Reprinted with the kind permission of Life Extension.
Tuesday, June 3, 2014. On May 3, 2014, the journal Medical Science Monitor reported a benefit for intravenous vitamin C in patients with high levels of antibodies to the Epstein-Barr virus (EBV), which has been implicated in chronic fatigue syndrome, Burkett’s lymphoma, Hodgkin’s disease and some autoimmune conditions.
“This is, to our knowledge, the first clinical study of ascorbic acid and EBV infection,” announce authors Nina A. Mikirova and Ronald Hunninghake of the Riordan Clinic in Wichita.
The duo evaluated data from 35 men and women diagnosed with chronic fatigue or other conditions who had Epstein-Barr virus antibodies measured before and after treatment with 7.5 to 50 grams of intravenous vitamin C. Thirty-two of the 35 subjects showed improvement following vitamin C treatment. While the level of IgG antibodies to the EBV early diffuse antigen (EBV EA IgG) averaged 80 AU (arbitrary units) before treatment, post-treatment levels averaged 46 AU. Subjects who had five or more vitamin C infusions had a significantly greater percent decrease in EBV antibodies over time in comparison with infected individuals evaluated by the clinic who did not receive intravenous vitamin C, with EBV EA IgG levels showing a decline in association with increasing treatments.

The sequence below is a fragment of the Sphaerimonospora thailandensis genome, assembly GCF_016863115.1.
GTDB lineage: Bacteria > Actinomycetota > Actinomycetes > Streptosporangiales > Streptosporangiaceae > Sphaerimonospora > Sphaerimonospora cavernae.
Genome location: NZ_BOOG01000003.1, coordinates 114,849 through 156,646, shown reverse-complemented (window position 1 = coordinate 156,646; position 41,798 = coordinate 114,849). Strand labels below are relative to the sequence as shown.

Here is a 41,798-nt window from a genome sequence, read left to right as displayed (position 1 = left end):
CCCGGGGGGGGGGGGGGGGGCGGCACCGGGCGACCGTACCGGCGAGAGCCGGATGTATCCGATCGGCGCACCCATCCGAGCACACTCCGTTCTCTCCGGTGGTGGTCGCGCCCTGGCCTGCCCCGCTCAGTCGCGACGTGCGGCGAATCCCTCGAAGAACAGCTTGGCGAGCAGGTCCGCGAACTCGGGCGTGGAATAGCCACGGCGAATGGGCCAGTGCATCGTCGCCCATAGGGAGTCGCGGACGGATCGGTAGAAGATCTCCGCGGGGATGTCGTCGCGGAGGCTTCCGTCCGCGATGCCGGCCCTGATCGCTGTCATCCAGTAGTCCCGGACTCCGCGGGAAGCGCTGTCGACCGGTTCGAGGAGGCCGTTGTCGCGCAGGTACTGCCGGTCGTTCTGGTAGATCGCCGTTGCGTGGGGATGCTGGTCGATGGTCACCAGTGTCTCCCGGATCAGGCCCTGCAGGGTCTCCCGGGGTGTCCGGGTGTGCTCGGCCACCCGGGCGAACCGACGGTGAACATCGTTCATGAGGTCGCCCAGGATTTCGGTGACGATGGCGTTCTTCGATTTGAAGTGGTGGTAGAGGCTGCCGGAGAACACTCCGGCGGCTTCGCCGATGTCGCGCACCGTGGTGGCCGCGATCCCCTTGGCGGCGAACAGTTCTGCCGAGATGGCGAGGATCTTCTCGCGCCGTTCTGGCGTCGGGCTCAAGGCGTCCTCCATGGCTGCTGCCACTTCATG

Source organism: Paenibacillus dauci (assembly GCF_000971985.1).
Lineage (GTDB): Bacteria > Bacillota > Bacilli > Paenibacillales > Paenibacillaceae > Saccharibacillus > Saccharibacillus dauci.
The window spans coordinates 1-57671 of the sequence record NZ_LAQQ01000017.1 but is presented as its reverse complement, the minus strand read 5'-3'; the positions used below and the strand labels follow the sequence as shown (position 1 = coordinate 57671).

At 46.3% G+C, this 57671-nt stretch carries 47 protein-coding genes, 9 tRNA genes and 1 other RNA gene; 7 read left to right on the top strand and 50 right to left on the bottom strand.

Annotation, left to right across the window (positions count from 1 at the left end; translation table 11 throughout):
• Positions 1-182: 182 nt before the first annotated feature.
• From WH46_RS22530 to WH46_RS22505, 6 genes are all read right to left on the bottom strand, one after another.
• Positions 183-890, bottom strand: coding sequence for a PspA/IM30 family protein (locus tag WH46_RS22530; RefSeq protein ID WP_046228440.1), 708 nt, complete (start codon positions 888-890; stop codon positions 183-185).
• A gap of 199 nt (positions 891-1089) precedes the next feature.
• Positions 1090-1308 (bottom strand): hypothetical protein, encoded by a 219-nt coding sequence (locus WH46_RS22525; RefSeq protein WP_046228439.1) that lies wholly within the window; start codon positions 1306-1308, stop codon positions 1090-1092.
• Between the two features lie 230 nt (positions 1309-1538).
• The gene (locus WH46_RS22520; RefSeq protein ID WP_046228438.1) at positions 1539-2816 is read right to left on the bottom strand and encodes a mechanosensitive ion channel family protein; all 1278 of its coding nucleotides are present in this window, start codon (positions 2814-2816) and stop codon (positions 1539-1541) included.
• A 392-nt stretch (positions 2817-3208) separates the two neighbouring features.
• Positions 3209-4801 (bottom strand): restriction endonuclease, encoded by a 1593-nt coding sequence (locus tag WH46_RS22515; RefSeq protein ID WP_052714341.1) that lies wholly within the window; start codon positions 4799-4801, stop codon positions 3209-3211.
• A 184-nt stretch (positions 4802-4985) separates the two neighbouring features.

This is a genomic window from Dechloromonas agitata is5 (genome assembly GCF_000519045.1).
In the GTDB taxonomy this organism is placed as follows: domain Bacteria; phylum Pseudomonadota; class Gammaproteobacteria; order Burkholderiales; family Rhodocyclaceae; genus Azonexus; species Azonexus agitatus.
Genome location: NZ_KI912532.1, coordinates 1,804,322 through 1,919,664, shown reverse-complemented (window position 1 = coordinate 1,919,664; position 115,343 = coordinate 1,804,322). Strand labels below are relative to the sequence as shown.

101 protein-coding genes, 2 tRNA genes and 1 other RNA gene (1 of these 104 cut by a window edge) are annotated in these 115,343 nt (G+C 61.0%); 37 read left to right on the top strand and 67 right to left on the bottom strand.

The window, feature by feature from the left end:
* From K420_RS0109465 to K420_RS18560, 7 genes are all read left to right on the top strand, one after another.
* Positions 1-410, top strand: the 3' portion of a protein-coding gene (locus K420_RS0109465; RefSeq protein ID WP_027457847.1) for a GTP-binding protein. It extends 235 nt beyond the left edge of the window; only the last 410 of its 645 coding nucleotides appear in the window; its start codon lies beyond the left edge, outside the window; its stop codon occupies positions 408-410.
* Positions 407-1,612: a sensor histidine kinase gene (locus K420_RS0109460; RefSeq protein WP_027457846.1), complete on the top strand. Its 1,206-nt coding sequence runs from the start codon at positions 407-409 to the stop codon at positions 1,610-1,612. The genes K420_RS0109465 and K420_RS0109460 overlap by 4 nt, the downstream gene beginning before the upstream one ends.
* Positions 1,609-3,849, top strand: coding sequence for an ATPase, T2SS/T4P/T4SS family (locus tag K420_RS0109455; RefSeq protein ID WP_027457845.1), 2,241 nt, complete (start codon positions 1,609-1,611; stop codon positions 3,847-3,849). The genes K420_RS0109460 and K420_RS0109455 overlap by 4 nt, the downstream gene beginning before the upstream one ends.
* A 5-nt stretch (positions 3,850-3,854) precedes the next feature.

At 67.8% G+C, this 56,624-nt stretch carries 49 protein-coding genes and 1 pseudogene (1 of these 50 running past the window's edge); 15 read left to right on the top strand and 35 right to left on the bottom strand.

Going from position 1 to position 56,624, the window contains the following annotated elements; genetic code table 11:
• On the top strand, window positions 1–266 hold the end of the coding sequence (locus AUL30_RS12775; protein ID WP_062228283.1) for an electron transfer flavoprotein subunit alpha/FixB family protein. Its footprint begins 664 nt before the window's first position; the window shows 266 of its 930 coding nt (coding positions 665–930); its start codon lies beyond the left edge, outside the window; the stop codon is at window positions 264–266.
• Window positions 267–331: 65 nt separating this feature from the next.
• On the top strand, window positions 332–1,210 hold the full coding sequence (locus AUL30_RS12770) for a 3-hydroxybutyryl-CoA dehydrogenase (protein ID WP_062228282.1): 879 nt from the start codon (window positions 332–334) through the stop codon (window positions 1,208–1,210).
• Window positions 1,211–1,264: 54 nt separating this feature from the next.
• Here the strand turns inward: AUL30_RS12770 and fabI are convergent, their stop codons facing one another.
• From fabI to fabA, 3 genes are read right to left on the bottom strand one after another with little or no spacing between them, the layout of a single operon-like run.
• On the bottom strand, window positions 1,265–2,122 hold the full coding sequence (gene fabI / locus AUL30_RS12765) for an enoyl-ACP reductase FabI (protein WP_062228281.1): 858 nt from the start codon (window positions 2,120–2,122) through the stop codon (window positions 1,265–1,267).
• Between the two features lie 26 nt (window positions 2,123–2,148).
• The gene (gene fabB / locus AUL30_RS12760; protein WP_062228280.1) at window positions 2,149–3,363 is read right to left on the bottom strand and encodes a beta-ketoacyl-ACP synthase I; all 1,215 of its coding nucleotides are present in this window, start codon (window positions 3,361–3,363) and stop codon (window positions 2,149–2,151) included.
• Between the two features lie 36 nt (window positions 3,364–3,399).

Higher pretreatment plasma ascorbic acid levels were found to be correlated with lower antibody levels. The researchers additionally determined that peak ascorbic acid levels following a given dose of vitamin C were higher among those with lower antibody values, indicating that those with greater infection burdens are significantly vitamin C-depleted and require more of the vitamin to replenish tissue levels. Furthermore, investigation of the subjects’ test results uncovered an association between increasing concentrations of serum vitamin D and a reduction in EBV EA IgG.
“The possible mechanisms for this involve the effect of viral infection on cellular glucose uptake rates and increased oxidative stress,” the authors explain. “Viruses are thought to increase cellular expression of the glucose transporter: this in turn would increase the rate of ascorbic acid uptake into the cell, since ascorbic acid enters cells as dehydroascorbate via these same glucose transporters.”
They recommend further research involving a combination of vitamins C and D and other antioxidants in EBV-infected patients.
Reference: Mikirova N, Hunninghake R.. Effect of high dose vitamin C on Epstein-Barr viral infection. Med Sci Monit. 2014 May 3;20:725-32. doi: 10.12659/MSM.890423.